Researchers have developed a new method that automates the classification of progressive diabetic kidney disease, reducing variability and boosting precision, and may be applied to diagnose more severe diseases.
The new method uses a kind of “digital pipeline” to extract and classify important tissue structures in renal biopsies, thus help automated diagnosis.
The digital pipeline can literally diagnose with “one click,” according to senior author of the study, Dr. Pinaki Sarder. By analyzing the amount of disease-related changes observed in a renal biopsy, the diagnosis is made by the digital pipeline.
The focus is on a structure called the glomerulus, a sac-like bundle of capillaries that do first-line filtration of blood in the kidneys. Glomeruli in diabetic patients form deposition of scar tissue, which eventually prevents the glomerulus normal functions to filter the blood.
The researchers compared results from the digital pipeline and three renal pathologists, one of whom considered as a “gold standard” pathologist. The automated method agrees with the gold standard pathologist about 50% of the time, suggesting that is has learned how to diagnose the cases but also learned to develop its own opinion.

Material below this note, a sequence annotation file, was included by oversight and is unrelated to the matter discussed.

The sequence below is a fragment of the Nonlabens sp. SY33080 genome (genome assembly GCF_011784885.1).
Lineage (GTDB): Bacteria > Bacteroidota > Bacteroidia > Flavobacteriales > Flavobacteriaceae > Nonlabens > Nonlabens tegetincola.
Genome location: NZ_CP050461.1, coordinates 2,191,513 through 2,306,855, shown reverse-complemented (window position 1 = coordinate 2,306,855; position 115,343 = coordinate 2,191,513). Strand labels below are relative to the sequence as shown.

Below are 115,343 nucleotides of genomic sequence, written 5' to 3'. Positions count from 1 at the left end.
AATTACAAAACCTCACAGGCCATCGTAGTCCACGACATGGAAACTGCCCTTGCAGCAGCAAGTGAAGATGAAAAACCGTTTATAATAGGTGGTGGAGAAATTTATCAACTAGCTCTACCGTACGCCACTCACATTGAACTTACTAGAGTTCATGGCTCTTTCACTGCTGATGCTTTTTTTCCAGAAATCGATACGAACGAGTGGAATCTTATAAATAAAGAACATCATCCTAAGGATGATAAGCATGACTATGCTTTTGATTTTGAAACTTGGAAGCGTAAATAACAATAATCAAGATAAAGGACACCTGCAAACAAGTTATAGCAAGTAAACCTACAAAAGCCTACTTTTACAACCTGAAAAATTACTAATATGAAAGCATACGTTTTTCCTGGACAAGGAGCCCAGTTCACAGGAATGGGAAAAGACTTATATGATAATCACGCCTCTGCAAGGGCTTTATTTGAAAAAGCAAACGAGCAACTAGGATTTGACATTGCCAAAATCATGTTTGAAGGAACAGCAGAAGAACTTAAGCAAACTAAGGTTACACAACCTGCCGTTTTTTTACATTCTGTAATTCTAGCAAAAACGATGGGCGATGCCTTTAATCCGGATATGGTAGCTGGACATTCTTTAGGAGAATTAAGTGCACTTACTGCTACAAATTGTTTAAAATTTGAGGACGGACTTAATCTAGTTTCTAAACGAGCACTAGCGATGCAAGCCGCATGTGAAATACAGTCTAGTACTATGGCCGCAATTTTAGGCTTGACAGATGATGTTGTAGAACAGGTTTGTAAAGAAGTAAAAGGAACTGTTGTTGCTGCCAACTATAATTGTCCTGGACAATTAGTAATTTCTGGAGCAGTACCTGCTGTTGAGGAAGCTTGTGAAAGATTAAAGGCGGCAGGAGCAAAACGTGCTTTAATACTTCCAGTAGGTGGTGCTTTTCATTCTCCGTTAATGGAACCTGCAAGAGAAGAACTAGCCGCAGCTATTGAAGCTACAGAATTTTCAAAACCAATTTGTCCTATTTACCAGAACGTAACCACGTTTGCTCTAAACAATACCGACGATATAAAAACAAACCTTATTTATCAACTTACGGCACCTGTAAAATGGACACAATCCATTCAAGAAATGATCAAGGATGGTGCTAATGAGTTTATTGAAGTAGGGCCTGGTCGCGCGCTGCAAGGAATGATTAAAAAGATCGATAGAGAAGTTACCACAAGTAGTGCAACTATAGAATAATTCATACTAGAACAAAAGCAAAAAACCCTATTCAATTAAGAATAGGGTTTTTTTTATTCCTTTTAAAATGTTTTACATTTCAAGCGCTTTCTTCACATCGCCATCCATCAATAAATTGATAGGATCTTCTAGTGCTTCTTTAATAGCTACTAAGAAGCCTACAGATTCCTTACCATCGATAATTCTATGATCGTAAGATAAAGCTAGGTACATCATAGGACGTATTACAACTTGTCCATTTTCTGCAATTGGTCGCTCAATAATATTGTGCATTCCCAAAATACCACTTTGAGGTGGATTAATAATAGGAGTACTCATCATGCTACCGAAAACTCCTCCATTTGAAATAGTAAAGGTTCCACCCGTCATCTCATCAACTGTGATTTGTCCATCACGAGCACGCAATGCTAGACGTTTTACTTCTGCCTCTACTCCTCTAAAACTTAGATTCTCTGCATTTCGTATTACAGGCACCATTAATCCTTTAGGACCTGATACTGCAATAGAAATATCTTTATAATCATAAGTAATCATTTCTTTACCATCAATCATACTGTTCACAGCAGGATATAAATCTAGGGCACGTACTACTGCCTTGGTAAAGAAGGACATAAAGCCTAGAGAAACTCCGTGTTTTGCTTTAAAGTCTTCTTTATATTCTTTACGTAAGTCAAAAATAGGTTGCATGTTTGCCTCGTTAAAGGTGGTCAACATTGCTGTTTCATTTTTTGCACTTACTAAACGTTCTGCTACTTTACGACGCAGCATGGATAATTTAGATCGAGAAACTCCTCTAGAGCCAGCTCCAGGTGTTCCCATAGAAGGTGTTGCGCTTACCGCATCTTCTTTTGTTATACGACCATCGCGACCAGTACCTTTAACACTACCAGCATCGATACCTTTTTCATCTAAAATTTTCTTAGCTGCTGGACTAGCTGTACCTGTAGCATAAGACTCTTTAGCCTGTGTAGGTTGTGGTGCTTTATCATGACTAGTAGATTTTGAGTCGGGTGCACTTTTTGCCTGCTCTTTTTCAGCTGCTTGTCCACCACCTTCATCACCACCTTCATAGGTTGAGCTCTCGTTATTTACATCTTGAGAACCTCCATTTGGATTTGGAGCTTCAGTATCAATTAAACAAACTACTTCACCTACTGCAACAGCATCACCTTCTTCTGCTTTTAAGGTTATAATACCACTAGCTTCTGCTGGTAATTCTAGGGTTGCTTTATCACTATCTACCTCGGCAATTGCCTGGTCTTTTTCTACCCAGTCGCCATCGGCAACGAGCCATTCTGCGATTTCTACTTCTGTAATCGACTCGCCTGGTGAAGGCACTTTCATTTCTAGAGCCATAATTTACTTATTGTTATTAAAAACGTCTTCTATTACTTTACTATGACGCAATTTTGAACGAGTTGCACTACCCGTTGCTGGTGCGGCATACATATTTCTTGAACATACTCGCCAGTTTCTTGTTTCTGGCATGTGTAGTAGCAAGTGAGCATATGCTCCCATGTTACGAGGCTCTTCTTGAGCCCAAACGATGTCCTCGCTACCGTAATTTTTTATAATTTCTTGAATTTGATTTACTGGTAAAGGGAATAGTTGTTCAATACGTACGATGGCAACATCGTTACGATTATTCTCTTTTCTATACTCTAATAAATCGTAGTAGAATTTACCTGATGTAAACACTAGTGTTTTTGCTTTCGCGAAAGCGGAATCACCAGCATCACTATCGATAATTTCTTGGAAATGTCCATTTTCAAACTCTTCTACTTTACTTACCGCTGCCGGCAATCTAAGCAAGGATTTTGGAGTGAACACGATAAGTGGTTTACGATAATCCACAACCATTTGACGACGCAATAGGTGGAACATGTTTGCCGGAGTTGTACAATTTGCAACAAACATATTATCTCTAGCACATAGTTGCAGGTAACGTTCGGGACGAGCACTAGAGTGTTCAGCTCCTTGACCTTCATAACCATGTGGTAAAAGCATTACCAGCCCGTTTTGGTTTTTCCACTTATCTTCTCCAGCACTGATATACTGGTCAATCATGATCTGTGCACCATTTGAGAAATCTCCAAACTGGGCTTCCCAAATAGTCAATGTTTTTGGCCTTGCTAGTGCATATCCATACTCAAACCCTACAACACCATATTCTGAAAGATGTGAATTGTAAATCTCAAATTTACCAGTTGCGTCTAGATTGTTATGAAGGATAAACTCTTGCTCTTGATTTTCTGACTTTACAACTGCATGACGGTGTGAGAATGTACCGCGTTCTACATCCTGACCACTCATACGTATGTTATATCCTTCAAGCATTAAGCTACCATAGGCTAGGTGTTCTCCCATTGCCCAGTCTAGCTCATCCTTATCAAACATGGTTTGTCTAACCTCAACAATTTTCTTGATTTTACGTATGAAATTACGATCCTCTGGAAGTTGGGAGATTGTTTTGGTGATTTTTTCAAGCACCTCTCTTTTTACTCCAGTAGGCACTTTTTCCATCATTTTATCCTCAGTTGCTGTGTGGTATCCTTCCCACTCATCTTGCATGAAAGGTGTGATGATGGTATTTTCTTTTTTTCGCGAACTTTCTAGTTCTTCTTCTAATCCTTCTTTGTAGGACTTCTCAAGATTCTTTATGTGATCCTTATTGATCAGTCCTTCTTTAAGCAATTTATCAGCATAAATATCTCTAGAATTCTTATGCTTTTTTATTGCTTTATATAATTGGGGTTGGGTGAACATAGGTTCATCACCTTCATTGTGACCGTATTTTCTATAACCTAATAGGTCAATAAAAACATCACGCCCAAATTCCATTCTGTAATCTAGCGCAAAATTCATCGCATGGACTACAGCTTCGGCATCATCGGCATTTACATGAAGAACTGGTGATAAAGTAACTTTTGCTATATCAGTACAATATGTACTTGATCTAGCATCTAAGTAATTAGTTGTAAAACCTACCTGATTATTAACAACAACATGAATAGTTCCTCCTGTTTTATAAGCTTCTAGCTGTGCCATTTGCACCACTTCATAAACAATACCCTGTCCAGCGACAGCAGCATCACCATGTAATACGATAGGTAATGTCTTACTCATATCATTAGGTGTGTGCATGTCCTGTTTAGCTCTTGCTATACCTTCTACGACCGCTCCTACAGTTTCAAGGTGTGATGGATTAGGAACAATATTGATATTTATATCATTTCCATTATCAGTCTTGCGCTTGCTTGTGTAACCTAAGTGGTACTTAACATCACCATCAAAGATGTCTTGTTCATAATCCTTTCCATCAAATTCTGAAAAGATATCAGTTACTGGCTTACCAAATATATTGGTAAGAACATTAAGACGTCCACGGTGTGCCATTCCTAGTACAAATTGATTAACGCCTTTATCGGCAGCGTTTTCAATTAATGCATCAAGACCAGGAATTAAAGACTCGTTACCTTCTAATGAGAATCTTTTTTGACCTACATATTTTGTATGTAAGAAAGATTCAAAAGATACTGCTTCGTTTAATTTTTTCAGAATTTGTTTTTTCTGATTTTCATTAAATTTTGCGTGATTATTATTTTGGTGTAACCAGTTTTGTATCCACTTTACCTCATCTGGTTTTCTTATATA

A 100% same results between the automated method and human pathologist is bad, because that means the method is learning too specifically to be like the specific doctor, with possible bias.
Mechanism of the method
The digital pipeline method is based on fixed mathematical measurements, which cannot be influenced by the person doing the analysis. In other words, the diagnosis of the automated method is independent from the pathologist who runs the algorithm.
"The algorithm is also flexible enough to accept any number of new or different features, but the features I selected are specifically targeted to quantify important characteristics of diabetic disease, such as scarring of the glomeruli, which is reported in past clinical literature.
"Having a set of features hand-crafted by a human is beneficial because it increases the ability of a clinician to interpret why the algorithm made a particular decision," said Brandon Ginley, the paper’s first author.
The information gathered from renal biopsies using this method could eventually allow clinicians to predict which diabetic patients are likely to develop more severe renal disease.